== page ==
Making the Grades
On the morning of her wedding, everything seems perfect in Susan Murphy’s (voice by Reese Witherspoon) life. Perfect that is until a meteorite from outer space lands on top of her. While the approach of the unidentified flying object sends scientists and military personnel scrambling from miles around, it doesn’t even appear to rattle the country chapel where Susan is about to marry a local anchorman (voice of Paul Rudd). The guests only begin to suspect something is out of the ordinary when Susan starts to outgrow her gown and pushes the bell out of the belfry with her now humungous head.
Rather than reciting her vows, Susan is taken down, tied up and hauled off by a swarm of soldiers to a secret location where she meets General W.R. Monger (voice by Keifer Sutherland) and a host of other “monsters” the army has under lock and key.
After being introduced to B.O.B (voice by Seth Rogan), Dr. Cockroach (voice by Hugh Laurie), and The Missing Link (voice by Will Arnett), Susan, now known as Ginormica, gets the feeling she is going to be confined for a very long time.
However when regular troops are unable to contain an alien robot that lands on Earth just a short time later, the U.S. president (voice by Stephen Colbert) agrees to let General Monger unleash the Monsters to fight the invaders. (Apparently the Commander-in-Chief’s attempt to welcome the extraterrestrial with the funky Axel F by Crazy Frog irritated the visitor, although it is entertaining for the audience.)
What follows is ramped up Saturday morning cartoon fare (albeit in amazing 3D animation). Under the direction of their evil leader Gallaxhar (voice by Rainn Wilson), thousands and thousands of clones prepare to descend from a hovering mother ship and take over the planet. The battles that ensue result in many moments of peril for the heroes and humans alike. Attacked by the alien robot on the Golden Gate Bridge, Susan is forced to fight off his advances while ensuring that stranded motorists make it safely to the other side.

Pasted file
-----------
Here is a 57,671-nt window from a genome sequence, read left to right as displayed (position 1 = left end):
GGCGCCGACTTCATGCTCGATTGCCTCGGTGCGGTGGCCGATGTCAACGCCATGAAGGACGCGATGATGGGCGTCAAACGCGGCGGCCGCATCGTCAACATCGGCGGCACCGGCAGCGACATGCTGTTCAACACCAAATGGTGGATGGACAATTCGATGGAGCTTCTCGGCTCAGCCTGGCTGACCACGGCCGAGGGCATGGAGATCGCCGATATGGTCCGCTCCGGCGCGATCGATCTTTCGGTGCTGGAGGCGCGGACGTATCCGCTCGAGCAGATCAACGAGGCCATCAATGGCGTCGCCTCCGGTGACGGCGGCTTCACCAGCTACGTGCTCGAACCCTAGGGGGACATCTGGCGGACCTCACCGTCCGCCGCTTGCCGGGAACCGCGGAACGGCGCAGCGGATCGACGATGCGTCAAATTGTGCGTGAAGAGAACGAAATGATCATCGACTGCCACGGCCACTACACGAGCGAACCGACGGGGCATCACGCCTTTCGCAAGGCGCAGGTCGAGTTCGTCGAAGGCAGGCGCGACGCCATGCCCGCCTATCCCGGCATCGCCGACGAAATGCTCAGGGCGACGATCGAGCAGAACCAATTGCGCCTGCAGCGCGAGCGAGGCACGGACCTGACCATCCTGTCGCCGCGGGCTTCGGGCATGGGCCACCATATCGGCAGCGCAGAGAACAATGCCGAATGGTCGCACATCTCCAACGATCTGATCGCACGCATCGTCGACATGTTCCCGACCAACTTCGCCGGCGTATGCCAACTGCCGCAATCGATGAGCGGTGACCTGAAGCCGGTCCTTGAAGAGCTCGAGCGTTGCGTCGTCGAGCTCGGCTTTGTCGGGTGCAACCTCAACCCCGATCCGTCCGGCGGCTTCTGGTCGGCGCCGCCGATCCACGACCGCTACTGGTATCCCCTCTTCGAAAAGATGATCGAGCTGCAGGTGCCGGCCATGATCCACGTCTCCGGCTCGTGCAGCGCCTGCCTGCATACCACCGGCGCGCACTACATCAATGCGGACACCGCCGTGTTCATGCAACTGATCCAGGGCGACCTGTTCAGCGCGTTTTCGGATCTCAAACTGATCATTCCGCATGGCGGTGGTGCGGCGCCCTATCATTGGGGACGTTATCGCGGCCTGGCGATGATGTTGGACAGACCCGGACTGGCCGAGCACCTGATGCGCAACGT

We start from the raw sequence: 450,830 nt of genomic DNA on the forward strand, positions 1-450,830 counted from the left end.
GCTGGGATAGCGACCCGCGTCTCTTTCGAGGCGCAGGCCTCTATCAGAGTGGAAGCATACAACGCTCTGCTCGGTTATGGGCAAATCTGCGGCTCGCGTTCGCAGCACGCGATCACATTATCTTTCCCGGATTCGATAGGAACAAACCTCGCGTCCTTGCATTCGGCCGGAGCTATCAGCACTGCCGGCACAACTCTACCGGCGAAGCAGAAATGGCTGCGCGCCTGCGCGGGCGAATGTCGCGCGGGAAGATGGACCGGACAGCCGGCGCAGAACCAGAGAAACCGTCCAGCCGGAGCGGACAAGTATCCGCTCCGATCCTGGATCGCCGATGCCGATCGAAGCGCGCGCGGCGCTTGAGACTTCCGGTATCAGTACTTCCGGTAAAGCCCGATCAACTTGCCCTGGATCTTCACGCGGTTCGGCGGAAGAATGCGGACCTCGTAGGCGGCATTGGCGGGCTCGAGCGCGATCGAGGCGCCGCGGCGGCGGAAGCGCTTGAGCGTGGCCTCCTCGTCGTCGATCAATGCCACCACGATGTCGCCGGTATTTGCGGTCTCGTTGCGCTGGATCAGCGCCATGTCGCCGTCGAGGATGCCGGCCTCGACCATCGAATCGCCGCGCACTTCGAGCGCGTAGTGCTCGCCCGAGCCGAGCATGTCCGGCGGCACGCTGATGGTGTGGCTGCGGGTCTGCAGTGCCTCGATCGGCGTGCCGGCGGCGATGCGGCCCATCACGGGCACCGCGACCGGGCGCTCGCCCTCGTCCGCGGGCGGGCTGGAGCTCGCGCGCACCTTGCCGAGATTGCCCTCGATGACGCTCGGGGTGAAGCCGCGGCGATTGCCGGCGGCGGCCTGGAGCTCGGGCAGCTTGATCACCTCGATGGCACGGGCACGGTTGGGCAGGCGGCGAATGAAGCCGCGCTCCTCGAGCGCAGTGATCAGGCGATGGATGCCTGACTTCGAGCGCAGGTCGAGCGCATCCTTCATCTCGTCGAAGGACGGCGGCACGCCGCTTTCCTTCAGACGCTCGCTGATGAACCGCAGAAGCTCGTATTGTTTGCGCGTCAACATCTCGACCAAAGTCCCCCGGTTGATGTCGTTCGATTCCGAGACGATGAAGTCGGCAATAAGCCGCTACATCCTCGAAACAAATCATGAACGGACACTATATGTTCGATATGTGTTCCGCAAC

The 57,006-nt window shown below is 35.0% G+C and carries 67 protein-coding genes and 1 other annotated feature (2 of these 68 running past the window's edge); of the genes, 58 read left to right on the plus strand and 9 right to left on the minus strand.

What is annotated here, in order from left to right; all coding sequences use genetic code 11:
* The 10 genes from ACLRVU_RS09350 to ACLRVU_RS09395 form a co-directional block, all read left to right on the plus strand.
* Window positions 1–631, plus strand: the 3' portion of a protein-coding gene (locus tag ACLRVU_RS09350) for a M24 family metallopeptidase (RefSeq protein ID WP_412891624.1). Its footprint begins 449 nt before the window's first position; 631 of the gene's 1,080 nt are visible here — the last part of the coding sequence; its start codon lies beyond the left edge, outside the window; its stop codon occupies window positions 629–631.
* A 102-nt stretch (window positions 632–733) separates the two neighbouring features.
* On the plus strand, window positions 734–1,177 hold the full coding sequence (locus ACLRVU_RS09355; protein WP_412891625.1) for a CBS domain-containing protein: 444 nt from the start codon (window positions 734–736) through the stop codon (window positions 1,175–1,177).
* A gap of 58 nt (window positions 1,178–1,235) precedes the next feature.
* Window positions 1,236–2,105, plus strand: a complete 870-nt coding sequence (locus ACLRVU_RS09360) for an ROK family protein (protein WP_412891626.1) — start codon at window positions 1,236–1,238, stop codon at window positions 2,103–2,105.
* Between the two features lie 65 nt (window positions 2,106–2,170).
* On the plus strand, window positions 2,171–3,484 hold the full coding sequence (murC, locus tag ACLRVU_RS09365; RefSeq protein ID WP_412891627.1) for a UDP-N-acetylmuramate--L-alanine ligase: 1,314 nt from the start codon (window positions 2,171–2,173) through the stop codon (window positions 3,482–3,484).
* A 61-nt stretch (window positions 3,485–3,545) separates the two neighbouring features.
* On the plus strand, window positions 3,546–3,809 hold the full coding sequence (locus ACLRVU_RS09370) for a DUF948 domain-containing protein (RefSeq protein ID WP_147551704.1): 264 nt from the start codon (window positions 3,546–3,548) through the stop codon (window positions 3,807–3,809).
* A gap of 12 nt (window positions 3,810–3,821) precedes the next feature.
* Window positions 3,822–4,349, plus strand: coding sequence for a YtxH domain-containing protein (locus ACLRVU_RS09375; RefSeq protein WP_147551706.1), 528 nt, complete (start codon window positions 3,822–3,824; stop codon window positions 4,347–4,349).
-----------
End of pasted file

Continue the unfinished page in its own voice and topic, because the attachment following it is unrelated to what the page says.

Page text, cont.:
Unfortunately many of these encounters, such as air strikes, explosions, and missiles and monsters under attack, may be too intense for young audience members. As well, the script contains unnecessary amounts of potty humor, a vulgar term for female anatomy and a security measure than requires the individual scans of various body parts including a thumbprint, iris and bare buttock.
While the transformation from regular human to supersized disrupts Susan’s nuptials, it also proves to be an empowering and revealing experience for the large lady. Given a new perspective on life, she gets a glimpse of what it is like to be an outsider in society. Yet she also experiences real friendship and learns the value of teamwork. It’s only too bad the story has to use so many negative stereotypes, crude jokes and typical cartoon-type characters to get that positive message across.
Discussion Ideas After The Movie
Teaching ideas and topics to discuss about Monsters vs. Aliens.
If Earth were visited by extraterrestrials, how do you think they would respond to the kind of welcome the aliens receive in this movie? Why do most movies portray space visitors as being invaders?
In this film, how does the general public feel about monsters? How does our society often respond to individuals who appear to be different than the general norm?